The Communist Party USA was, if anything, less favourably regarded by the Wobs. Like a great many other left organizations operating in North America, the IWW was constantly confronted with accusations that it was doing Bolshevik Russia’s work and that its members were agents of the communist state. This allegation was not helped by the emigration of leading Wobbly ‘Big’ Bill Haywood to Russia following the revolution, and the publication of his happy memoirs. But as this comic shows, the IWW did not want to be seen as leading the Russian Bear behind it. The cartoon draws on the popular representation of Russia as a bear, and the high population of lumberjacks in the IWW to create an image of a sinister woodsman. Other than the label, ‘One misconception of the IWW’, nothing in the cartoon indicates that the Wobblies and the Bolsheviks were anything other than friendly.
Although they were drawn by dozens of different artists, some of whom are speculated to have had separate careers as established comic strip artists working for commercial features, IWW cartoons share some commonalities. They are seldom subtle, and some feature such extensive labeling of elements of the image that one suspects the artist harboured grave doubts regarding their abilities as an illustrator. At times they attempt to incorporate too many elements to be coherent, though most of those selected here avoid that prospective pitfall. But they serve their purpose in their simplicity: politicians and businessmen are ugly with expressions of sinister intent on their face. For hungry workers making a pittance for long hours, the straightforward message of these comics must have helped to win them over to the Wobblies’ cause. When all the fiery manifestos in the world won’t do, sometimes a few comics can close the gap.
MORE WOBBLY ‘TOONS…
Preamble of the IWW, by its membership: http://www.iww.org/culture/official/preamble.shtml Rebel Voice: An IWW Anthology Edited by Joyce L. Kornbluh. 2011, PM Press. The Industrial Workers of the World: Its First 100 Years. Fred Thompson and Jon Bekken. 2006, IWW. Bill Haywood’s Book: The Autobiography of Big Bill Haywood New York: International Publishers, 1929
For a comic book history of the IWW, check out:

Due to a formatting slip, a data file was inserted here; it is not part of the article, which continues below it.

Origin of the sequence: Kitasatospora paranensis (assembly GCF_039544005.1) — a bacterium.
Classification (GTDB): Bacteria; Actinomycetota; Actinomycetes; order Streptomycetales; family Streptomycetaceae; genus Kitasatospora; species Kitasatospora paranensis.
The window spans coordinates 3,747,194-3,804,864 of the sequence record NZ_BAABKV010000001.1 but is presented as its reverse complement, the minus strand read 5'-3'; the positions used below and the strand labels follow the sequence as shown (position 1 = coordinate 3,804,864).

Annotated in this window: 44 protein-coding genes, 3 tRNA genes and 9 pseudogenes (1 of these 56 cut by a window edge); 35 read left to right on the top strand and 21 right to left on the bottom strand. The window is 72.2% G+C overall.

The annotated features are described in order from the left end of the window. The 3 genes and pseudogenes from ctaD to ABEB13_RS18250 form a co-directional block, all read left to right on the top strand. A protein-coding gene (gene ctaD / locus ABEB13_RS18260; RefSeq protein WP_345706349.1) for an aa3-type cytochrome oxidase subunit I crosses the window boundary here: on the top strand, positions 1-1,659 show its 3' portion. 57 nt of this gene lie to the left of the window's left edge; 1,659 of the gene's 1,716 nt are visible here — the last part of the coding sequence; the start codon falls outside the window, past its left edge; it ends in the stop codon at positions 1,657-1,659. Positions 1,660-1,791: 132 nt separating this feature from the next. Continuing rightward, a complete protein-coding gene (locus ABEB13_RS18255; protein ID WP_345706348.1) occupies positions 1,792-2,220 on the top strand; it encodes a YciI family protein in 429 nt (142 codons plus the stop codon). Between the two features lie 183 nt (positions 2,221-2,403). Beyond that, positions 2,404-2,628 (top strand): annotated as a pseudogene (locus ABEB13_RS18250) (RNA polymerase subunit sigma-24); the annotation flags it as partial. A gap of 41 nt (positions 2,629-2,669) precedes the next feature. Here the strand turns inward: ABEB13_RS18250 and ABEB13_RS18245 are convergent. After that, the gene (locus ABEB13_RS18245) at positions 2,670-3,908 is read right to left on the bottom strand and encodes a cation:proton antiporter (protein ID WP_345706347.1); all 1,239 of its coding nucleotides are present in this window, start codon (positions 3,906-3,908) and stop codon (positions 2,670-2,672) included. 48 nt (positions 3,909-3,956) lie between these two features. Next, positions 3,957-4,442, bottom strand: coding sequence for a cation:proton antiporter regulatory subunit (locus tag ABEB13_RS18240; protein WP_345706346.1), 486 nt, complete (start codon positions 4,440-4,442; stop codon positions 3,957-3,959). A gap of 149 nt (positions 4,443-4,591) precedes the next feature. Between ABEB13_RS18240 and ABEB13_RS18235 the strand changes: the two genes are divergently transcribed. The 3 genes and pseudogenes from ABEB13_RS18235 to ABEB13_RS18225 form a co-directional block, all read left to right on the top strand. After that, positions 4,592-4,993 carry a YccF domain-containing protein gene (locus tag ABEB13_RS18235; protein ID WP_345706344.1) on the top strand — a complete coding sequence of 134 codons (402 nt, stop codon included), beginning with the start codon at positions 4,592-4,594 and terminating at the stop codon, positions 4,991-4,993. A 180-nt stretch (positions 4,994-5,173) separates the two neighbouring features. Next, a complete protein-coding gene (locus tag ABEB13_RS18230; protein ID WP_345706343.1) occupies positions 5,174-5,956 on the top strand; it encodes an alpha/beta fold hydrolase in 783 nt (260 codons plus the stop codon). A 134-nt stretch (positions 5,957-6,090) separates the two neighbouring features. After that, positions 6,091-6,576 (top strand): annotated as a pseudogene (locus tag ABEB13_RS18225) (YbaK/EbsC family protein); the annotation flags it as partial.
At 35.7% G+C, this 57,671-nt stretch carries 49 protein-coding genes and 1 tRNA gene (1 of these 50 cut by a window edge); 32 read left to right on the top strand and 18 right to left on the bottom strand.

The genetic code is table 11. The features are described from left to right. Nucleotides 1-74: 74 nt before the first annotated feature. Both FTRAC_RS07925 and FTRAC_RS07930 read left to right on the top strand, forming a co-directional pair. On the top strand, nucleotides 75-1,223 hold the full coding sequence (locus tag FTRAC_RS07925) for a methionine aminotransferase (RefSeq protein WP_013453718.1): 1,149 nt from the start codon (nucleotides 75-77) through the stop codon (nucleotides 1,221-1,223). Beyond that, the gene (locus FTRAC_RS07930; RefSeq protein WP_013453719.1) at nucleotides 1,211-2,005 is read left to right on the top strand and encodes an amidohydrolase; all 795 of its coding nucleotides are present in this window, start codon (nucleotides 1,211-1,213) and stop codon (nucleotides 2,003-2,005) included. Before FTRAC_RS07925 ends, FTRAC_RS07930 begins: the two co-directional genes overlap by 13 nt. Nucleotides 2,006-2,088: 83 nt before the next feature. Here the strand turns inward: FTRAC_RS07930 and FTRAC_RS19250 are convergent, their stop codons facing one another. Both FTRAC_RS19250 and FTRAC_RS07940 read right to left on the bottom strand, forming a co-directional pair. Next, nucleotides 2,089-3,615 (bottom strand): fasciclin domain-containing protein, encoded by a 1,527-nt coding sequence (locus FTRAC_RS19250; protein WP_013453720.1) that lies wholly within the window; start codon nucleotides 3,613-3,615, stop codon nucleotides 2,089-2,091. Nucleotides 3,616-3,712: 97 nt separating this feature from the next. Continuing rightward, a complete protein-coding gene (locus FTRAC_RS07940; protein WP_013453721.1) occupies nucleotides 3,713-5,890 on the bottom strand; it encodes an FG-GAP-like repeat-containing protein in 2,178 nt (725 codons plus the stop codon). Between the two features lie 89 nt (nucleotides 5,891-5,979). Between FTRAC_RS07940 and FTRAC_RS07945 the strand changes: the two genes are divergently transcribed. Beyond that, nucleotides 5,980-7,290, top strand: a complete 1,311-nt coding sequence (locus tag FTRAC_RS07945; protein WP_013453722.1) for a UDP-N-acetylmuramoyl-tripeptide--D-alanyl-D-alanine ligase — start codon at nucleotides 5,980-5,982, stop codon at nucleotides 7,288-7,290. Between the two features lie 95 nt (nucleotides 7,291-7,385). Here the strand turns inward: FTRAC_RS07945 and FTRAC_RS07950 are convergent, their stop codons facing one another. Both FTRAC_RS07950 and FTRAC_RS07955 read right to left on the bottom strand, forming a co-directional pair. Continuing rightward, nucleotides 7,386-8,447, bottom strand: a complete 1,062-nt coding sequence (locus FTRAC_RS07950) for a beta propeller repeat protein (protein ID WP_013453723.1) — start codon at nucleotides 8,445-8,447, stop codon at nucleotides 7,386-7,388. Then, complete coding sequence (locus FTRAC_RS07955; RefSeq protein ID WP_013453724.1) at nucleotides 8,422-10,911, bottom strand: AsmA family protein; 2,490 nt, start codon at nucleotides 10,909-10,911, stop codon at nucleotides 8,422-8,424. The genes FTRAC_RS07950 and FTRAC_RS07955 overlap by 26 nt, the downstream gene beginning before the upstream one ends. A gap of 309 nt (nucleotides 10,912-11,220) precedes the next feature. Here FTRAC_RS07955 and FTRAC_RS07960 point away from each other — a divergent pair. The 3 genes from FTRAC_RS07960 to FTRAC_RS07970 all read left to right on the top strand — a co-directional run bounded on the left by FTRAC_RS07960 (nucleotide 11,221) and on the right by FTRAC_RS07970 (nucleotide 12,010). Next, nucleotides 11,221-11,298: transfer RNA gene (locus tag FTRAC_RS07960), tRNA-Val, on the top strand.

Keeping the Faith: Wobblies! A Graphic History of the Industrial Workers of the World. Mike Alewitz, Sue Coe, Sabrina Jones. Edited by Paul Buhle and Nicole Schulman. 2005, Verso Books.
4 thoughts on “Sabo-Tabby Vs. The Bosses: The Political Cartoons of North America’s Most Radical Union”
Great report, but, living in NYC since 1972 , I have to strongly disagree with the idea that you and others seem to imply that the “poverty unimaginable” is a thing of the past. The corporate media hides truth much more strongly than they used to. I keep seeing NYC people living in conditions of poverty that I’d have never guessed at. The NYC IWW has done a lot of work helping small amounts of those people , helping them help themselves.
Once people learn that their problems are not just a failure that they caused but a big system which needs to create poverty, wars and global warming people sometimes join up with others to figure out ways to fight back somehow.
Thanks for the mention, please join the fight, the IWW is still seriously trying.
Hey the Toronto wobs that I used to talk to seemed real nice.
Tom Keough a wobbly cartoonist
I am already a Toronto Wob, albeit a few months behind on my dues! I agree that people don’t understand the scale of repression or the depth of poverty in modern society, particularly in the United States. Nonetheless, it is a rare thing in North America for security forces to open fire with live ammunition on a picket line, for example. The pervasion and depth of poverty is also not as great. But I don’t mean to quibble – I think the main point is that things are getting worse, and will end up back where they started if we don’t fight back more effectively. In some ways the real fight is going on elsewhere in the world, where conditions like those we saw before WW2 are endemic.
Anyway, I am very aware the IWW is still trying, and I don’t think it’s an academic matter at all 🙂 The Quebec Student Strike really showed the value of syndicalism in a way it is difficult for more vanguardist types to contest. I’m glad you liked the article – anything to help spread awareness of the IWW. Awareness is the sorry cousin of solidarity, though! Feel free to add me on FB: https://www.facebook.com/hugh.goldring I’d love to get a look at some of your work as a wobbly cartoonist, and maybe publicize it on the site!